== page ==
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Thursday, Nov. 9, 2017 12:01 am

Avoid the mess that is Suburbicon

Matt Damon as Gardner and Julianne Moore as Margaret in Suburbicon.

 

I have come to realize what many of my friends and relatives have known for years – I’m not the smartest guy in the world. Over the course of my lifetime, more than a few truly stupid things have come out of my mouth, and I’m sure there have been more than a few times when I have committed some sort of faux pas that has caused my family and friends embarrassment and forced them to consider disassociating with me permanently.

All of this went through my mind while watching George Clooney’s Suburbicon as I tried in vain to piece together what this movie was all about. I couldn’t for the life of me figure out what the parallel story lines had to do with each other. Surely Clooney, working from a script by the Coen Brothers, had an ace up his sleeve that would tie it all together and make me feel like a dullard for not making the connection myself. These three are very smart; surely they know more than I do about the filmmaking process and would provide the Rosetta Stone that would lead me to enlightenment where Suburbicon was concerned, wouldn’t they?

As it turns out, no such instrument exists. Clooney’s sixth film as a director is a well-intentioned but seriously flawed cat-dog of a movie, one in which a storyline intended to examine a true-life incident of racism was grafted upon a sharp-edged satire of film noirs and the hypocrisy of suburban living. The trains do not meet here, as both tales continue on separate tracks with only the occasional intersection, producing nothing more than confusion, frustration and, finally, apathy in the viewer.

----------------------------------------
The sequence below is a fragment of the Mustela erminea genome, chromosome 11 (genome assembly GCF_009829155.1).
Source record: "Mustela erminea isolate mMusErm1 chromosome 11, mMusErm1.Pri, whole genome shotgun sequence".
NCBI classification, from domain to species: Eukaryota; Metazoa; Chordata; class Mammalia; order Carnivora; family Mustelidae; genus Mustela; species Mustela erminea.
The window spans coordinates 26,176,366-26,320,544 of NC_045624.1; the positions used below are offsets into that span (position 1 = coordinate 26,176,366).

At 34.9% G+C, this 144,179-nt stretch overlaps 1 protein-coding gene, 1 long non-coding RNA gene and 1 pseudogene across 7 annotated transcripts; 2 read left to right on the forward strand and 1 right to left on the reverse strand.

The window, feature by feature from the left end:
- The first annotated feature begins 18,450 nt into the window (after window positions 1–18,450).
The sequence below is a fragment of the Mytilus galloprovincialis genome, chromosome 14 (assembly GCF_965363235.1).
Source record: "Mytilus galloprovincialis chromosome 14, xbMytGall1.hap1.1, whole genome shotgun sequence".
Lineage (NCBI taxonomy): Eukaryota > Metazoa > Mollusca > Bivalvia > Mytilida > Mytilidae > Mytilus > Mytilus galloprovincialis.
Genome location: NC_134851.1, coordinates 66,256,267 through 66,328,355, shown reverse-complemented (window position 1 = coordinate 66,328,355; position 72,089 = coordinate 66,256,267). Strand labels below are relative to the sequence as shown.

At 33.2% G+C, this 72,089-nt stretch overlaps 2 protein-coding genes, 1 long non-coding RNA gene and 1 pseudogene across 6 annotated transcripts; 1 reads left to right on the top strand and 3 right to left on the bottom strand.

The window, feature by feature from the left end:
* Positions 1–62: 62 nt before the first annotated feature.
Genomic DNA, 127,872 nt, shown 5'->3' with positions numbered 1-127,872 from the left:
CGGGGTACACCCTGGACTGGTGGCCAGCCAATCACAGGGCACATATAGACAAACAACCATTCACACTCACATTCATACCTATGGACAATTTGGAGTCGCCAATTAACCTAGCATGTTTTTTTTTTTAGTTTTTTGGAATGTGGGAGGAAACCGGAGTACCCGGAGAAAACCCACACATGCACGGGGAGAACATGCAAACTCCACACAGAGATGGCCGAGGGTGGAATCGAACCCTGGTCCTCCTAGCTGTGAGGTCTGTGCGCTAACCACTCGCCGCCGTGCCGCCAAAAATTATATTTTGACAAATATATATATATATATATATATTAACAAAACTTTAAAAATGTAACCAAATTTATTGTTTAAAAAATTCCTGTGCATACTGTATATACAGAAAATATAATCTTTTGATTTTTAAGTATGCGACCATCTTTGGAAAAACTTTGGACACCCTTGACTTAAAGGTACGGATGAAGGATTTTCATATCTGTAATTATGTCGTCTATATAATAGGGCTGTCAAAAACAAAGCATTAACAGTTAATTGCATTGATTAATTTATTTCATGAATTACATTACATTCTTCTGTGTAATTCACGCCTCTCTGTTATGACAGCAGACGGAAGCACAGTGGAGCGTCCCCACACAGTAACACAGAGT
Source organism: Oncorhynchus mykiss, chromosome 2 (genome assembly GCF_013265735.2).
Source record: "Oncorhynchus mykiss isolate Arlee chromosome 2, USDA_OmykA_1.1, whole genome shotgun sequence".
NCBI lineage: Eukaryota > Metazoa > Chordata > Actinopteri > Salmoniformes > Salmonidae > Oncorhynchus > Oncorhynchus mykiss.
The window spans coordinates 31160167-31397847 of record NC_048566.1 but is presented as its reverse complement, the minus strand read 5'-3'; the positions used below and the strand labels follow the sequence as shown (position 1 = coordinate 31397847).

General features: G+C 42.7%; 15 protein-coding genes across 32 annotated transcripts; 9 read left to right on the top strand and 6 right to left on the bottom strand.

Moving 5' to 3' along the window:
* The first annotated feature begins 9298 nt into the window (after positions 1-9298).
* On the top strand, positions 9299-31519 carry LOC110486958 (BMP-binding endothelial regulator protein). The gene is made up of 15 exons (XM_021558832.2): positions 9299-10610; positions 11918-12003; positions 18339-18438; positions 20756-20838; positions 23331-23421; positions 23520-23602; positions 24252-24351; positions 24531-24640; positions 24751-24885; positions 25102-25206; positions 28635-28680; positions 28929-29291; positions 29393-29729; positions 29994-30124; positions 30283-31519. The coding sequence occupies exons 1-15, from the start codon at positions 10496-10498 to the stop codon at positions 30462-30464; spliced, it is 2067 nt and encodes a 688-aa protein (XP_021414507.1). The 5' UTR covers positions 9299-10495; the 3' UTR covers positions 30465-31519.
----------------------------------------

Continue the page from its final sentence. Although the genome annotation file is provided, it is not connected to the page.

Matt Damon is Gardner, an anonymous corporate manager whose family falls victim to a home invasion that leaves his crippled wife (Julianne Moore) dead and his son (Noah Jupe) traumatized. Hoping to aid in their recovery, Gardner’s sister-in-law Rose (Moore also) moves in and tries her best to bring some normality to the household. While this is all going on, the first African-American family to move into the community of Suburbicon (the Mayers family) does their best to settle in. However, this is proving difficult as they are subjected to all-night protests outside their home that are growing uglier by the minute.

The script by the Coens features Gardner’s story alone, a typical tale for the Coen brothers, as the best-laid plan at its center slowly falls apart. The story of the Mayers was added on by Clooney and his longtime partner Grant Heslov, which is based on a 1957 incident that occurred in Levittown, Pennsylvania. These opposing yarns simply never meld in any meaningful way, and the shift from pointed satire to barbed social commentary is jarring throughout as well. It’s as if two different movies were mixed in the editing room and it was too much trouble to pull them apart so Paramount just released this mess and hoped for the best. Bad move.

Yes, the sons of Gardner and Mayers are seen playing together time and again, and the two are shown engaged in a game of catch across a fence that separates their backyards at the end, which is Clooney’s attempt at a bitterly optimistic ending that the film doesn’t earn or achieve. But these are the only times these two disparate stories meet in this attempt at profundity that falls flat on its face. If you end up waiting for the other shoe to fall where Suburbicon is concerned, you may find yourself with a new appreciation of Waiting for Godot.

Contact Chuck Koplinski at ckoplinski@usd116.org.

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